Direct from tvinsite.com today:
With a Federal Communications Commission deadline nipping at their backsides, senators late Tuesday were trying to break a roadblock obstructing a bill that would delay Wednesday's scheduled auction of spectrum currently used for TV channels 52 through 59.
Without passage in both houses of Congress, FCC officials said they would be obligated to hold the bidding. Capitol Hill and FCC sources said a lone senator had put a hold on the legislation. In keeping with Senate tradition, the lawmaker�s identity was not made public.
House Energy and Commerce Committee chairman Billy Tauzin (R-La.), who helped to broker a deal to delay the auction, was calling on the FCC to postpone the bidding solely if the legislation passes the Senate. "If we get it out of the Senate, that should send a clear signal to the FCC to whoa," Tauzin�s spokesman said.
It�s unclear whether Powell will be willing, or even able, to postpone the auction absent a bill ready for the president�s signature. Complicating matters, commissioners Kevin Martin, Kathleen Abernathy and Michael Copps were out of town, and Powell may need their approval to reverse their joint decision to begin the auction Wednesday.
Under the Capitol Hill plan, most bidding would be postponed indefinitely, while portions of the spectrum would be parceled out no later than September.
Bush signs measure to delay FCC wireless sales
WASHINGTON, June 19 (Reuters) - President George W. Bush signed legislation on Wednesday to delay indefinitely most of two government sales of wireless licenses, including one slated to begin on Thursday, yielding a victory for the mobile telephone industry.
The measure, approved by the U.S. House of Representatives and Senate on Tuesday, will allow the sale of a narrow slice of airwaves that are sought by rural mobile telephone carriers to go forward later this summer. The White House said Bush signed the measure on Wednesday.
The mobile telephone industry wanted the auctions delayed because it was not clear when the television broadcasters would give up the airwaves as they move to digital signals.
Carriers also argued that the delay would give the government time to draw up a plan to manage scarce spectrum resources.
But broadcasters like Paxson Communications <PAX.A> had wanted the auctions to go forward, because they could have negotiated profitable deals to clear the airwaves early with the new owners.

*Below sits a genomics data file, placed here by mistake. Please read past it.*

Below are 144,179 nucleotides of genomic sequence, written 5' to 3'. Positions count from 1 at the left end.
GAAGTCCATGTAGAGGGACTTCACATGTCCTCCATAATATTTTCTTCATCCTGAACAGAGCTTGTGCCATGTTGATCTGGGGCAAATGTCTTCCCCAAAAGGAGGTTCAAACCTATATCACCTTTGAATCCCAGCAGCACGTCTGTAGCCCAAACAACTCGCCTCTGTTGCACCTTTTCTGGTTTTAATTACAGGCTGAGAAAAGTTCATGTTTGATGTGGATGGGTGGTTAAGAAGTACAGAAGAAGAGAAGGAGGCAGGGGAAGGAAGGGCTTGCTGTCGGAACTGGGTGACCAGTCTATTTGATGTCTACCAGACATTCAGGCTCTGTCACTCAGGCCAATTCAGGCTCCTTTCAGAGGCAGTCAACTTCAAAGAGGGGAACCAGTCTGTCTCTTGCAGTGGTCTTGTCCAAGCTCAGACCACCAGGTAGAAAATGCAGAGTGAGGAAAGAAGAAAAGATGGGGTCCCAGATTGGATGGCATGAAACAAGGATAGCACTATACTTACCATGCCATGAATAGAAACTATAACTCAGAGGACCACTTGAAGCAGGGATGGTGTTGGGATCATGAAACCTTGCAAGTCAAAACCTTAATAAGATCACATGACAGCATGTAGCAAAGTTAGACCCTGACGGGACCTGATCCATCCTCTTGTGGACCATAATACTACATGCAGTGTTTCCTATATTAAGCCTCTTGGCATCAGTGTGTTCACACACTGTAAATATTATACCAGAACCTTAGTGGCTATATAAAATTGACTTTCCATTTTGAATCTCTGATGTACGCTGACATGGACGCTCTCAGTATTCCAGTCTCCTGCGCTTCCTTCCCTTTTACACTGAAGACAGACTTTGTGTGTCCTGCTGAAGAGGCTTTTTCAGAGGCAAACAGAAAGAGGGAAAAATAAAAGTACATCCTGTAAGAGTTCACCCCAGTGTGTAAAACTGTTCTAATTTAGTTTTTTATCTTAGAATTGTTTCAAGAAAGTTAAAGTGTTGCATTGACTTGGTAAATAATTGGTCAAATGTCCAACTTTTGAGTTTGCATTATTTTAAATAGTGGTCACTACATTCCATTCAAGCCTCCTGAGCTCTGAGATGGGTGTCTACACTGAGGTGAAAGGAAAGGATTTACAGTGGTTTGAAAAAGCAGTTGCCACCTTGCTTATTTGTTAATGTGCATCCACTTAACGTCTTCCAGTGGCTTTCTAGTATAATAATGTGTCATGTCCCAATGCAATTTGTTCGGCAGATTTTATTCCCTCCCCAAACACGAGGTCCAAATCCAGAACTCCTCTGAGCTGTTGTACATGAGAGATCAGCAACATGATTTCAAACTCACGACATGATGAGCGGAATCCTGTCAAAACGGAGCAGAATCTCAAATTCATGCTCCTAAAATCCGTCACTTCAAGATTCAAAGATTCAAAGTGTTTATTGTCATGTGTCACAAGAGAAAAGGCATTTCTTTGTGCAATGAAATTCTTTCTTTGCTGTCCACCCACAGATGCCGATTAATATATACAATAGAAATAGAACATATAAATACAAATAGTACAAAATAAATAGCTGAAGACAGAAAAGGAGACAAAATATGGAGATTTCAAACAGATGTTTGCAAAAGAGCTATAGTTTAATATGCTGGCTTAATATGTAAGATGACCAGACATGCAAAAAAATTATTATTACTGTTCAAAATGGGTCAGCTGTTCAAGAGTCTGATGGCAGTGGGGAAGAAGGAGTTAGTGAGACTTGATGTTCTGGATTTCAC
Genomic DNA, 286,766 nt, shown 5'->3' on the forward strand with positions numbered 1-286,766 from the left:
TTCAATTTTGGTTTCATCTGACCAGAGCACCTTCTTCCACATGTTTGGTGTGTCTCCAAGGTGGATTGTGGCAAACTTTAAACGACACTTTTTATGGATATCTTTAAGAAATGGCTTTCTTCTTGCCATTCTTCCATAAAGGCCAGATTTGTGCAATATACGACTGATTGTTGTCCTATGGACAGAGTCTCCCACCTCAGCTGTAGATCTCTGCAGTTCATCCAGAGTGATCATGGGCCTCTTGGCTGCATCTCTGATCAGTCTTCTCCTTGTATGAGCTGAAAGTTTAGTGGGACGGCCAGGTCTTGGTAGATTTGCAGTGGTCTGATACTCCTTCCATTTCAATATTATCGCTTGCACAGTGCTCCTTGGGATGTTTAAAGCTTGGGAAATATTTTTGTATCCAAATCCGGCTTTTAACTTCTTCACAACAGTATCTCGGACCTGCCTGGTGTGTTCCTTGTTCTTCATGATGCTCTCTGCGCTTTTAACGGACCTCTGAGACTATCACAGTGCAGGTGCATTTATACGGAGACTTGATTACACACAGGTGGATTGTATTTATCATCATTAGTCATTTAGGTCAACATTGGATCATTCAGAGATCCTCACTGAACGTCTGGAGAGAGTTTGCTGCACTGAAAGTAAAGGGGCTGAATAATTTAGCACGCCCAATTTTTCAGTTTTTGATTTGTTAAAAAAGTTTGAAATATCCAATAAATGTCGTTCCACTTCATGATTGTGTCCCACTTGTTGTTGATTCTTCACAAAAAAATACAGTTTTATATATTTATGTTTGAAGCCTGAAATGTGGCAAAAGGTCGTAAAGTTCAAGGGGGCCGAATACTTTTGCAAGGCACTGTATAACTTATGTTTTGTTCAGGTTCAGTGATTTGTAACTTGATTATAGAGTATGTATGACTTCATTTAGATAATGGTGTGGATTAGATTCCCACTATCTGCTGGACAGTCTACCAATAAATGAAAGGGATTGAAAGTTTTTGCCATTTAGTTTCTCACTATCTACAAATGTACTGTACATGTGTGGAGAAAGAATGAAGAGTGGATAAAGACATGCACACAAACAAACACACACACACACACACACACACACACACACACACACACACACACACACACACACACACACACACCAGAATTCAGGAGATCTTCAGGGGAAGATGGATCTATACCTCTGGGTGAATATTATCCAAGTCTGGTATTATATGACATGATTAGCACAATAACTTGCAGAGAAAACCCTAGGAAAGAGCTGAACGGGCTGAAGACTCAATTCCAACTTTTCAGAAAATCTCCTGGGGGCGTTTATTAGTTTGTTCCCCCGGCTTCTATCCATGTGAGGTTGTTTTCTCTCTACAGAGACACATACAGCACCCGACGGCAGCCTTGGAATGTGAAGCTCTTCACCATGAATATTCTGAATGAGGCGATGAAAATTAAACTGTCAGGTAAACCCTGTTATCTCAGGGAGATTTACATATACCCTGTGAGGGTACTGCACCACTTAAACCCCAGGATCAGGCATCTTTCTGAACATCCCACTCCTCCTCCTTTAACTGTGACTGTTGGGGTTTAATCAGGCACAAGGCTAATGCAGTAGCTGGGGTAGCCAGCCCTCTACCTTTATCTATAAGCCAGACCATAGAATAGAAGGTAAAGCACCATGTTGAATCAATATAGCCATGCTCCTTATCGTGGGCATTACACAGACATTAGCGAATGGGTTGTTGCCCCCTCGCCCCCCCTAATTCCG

The airwaves at issue, in the 700 megahertz (MHz) band, are used by television broadcasters operating channels 52-69, but those stations do not have to give up their airwaves until 2007 at the earliest. The stations are supposed to turn over the airwaves as they move to digital signals.
The Federal Communications Commission had planned to begin selling the airwaves used by channels 52-59 on Thursday and the spectrum for channels 60-69 next January.
The measure signed into law removes the statutory deadlines for those sales to take place but requires the FCC to report to Congress within a year on when the auctions will take place as well as outline progress in the transition to digital television.
Additionally, the law gives the FCC the authority to decide when to holds its wireless auctions. Previous law had required the FCC to sell the airwaves for channels 52-59 by the end of September and airwaves for channels 60-69 were supposed to be sold almost two years ago.
The new law requires the FCC to sell 18 megahertz of spectrum that benefits rural mobile telephone carriers between Aug. 19 and Sept. 19 with the proceeds to be deposited by the year of the year.
Among those who have qualified for the sale to take place later this year are numerous small rural carriers as well as ventures backed by money manager Mario Gabelli and media mogul Paul Allen who owns cable company Charter Communications Inc. <CHTR.O>
06/19/02 09:48 ET
Lawmakers Postpone Wireless-Spectrum Auctions
Dow Jones Business News, Wednesday, June 19, 2002 at 01:32